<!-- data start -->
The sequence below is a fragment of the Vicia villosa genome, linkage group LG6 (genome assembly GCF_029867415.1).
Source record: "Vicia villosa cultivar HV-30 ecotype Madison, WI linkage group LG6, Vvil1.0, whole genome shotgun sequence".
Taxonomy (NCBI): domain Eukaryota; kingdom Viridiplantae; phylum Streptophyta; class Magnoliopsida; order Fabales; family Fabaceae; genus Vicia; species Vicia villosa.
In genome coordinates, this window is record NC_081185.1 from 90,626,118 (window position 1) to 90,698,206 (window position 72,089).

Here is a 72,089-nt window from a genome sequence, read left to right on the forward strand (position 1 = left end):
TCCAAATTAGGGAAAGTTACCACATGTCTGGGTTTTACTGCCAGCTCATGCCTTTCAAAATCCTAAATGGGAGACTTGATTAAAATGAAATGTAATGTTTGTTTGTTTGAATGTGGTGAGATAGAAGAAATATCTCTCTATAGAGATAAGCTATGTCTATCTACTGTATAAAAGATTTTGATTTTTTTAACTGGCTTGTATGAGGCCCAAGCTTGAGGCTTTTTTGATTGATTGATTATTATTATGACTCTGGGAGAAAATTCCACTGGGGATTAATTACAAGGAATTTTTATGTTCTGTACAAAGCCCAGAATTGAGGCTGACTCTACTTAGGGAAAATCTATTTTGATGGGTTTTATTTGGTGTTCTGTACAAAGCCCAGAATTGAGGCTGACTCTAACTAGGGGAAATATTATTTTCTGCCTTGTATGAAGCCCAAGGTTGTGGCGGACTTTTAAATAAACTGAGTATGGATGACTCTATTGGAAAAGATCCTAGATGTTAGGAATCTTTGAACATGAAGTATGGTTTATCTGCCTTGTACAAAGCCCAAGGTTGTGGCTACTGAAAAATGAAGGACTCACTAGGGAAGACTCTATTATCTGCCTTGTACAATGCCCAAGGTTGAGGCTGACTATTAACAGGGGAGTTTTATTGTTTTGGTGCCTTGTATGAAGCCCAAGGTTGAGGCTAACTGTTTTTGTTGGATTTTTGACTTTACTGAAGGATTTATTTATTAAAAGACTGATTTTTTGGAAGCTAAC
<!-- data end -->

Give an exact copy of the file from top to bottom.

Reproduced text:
The sequence below is a fragment of the Vicia villosa genome, linkage group LG6 (genome assembly GCF_029867415.1).
Source record: "Vicia villosa cultivar HV-30 ecotype Madison, WI linkage group LG6, Vvil1.0, whole genome shotgun sequence".
Taxonomy (NCBI): domain Eukaryota; kingdom Viridiplantae; phylum Streptophyta; class Magnoliopsida; order Fabales; family Fabaceae; genus Vicia; species Vicia villosa.
In genome coordinates, this window is record NC_081185.1 from 90,626,118 (window position 1) to 90,698,206 (window position 72,089).

Here is a 72,089-nt window from a genome sequence, read left to right on the forward strand (position 1 = left end):
TCCAAATTAGGGAAAGTTACCACATGTCTGGGTTTTACTGCCAGCTCATGCCTTTCAAAATCCTAAATGGGAGACTTGATTAAAATGAAATGTAATGTTTGTTTGTTTGAATGTGGTGAGATAGAAGAAATATCTCTCTATAGAGATAAGCTATGTCTATCTACTGTATAAAAGATTTTGATTTTTTTAACTGGCTTGTATGAGGCCCAAGCTTGAGGCTTTTTTGATTGATTGATTATTATTATGACTCTGGGAGAAAATTCCACTGGGGATTAATTACAAGGAATTTTTATGTTCTGTACAAAGCCCAGAATTGAGGCTGACTCTACTTAGGGAAAATCTATTTTGATGGGTTTTATTTGGTGTTCTGTACAAAGCCCAGAATTGAGGCTGACTCTAACTAGGGGAAATATTATTTTCTGCCTTGTATGAAGCCCAAGGTTGTGGCGGACTTTTAAATAAACTGAGTATGGATGACTCTATTGGAAAAGATCCTAGATGTTAGGAATCTTTGAACATGAAGTATGGTTTATCTGCCTTGTACAAAGCCCAAGGTTGTGGCTACTGAAAAATGAAGGACTCACTAGGGAAGACTCTATTATCTGCCTTGTACAATGCCCAAGGTTGAGGCTGACTATTAACAGGGGAGTTTTATTGTTTTGGTGCCTTGTATGAAGCCCAAGGTTGAGGCTAACTGTTTTTGTTGGATTTTTGACTTTACTGAAGGATTTATTTATTAAAAGACTGATTTTTTGGAAGCTAAC